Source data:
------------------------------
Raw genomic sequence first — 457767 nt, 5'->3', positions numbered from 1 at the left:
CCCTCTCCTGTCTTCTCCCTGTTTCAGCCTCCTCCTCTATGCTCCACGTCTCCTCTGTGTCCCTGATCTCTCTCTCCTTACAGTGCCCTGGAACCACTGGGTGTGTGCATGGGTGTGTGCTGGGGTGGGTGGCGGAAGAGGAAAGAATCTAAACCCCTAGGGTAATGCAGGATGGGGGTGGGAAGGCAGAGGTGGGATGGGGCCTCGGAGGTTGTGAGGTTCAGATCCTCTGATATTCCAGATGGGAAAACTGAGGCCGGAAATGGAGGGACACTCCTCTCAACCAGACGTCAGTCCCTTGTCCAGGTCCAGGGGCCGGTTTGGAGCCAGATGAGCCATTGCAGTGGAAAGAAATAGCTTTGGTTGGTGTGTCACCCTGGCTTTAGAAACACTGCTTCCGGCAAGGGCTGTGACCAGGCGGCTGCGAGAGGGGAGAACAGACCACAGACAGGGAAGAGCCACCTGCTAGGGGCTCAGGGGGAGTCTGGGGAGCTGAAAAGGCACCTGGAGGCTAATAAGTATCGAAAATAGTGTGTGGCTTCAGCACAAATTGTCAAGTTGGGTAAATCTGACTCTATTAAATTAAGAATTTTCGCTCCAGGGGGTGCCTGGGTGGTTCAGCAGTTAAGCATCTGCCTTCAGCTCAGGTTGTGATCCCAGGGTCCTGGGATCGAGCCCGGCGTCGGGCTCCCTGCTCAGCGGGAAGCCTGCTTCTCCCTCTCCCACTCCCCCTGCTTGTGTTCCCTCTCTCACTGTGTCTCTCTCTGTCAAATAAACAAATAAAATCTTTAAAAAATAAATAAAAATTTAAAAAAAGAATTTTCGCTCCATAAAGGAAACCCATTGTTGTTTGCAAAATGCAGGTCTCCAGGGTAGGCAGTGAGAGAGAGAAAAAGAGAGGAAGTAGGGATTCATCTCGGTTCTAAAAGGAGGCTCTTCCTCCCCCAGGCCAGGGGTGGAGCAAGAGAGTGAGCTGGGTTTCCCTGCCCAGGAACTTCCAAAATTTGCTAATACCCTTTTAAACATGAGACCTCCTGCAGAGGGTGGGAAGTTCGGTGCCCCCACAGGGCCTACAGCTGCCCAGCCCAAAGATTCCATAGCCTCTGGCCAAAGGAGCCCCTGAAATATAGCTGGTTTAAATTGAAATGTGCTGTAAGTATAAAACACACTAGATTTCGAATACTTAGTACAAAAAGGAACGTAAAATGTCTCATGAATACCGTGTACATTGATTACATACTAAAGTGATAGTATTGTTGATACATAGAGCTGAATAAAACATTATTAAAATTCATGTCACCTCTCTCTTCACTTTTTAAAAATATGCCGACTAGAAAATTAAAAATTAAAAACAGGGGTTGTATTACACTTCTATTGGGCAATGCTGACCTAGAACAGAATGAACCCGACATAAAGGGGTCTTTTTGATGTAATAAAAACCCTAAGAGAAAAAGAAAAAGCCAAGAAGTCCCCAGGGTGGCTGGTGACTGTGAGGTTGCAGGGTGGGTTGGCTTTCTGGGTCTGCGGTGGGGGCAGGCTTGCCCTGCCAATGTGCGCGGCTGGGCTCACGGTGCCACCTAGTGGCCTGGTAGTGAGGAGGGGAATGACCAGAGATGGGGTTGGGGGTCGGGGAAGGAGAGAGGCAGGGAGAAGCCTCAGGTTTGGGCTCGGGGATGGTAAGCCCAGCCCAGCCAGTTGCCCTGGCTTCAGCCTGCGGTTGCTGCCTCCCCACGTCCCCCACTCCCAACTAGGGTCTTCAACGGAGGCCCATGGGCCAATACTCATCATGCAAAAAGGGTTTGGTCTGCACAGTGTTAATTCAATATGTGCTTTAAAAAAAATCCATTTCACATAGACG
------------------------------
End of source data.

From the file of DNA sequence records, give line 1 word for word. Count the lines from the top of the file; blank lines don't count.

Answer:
Raw genomic sequence first — 457767 nt, 5'->3', positions numbered from 1 at the left: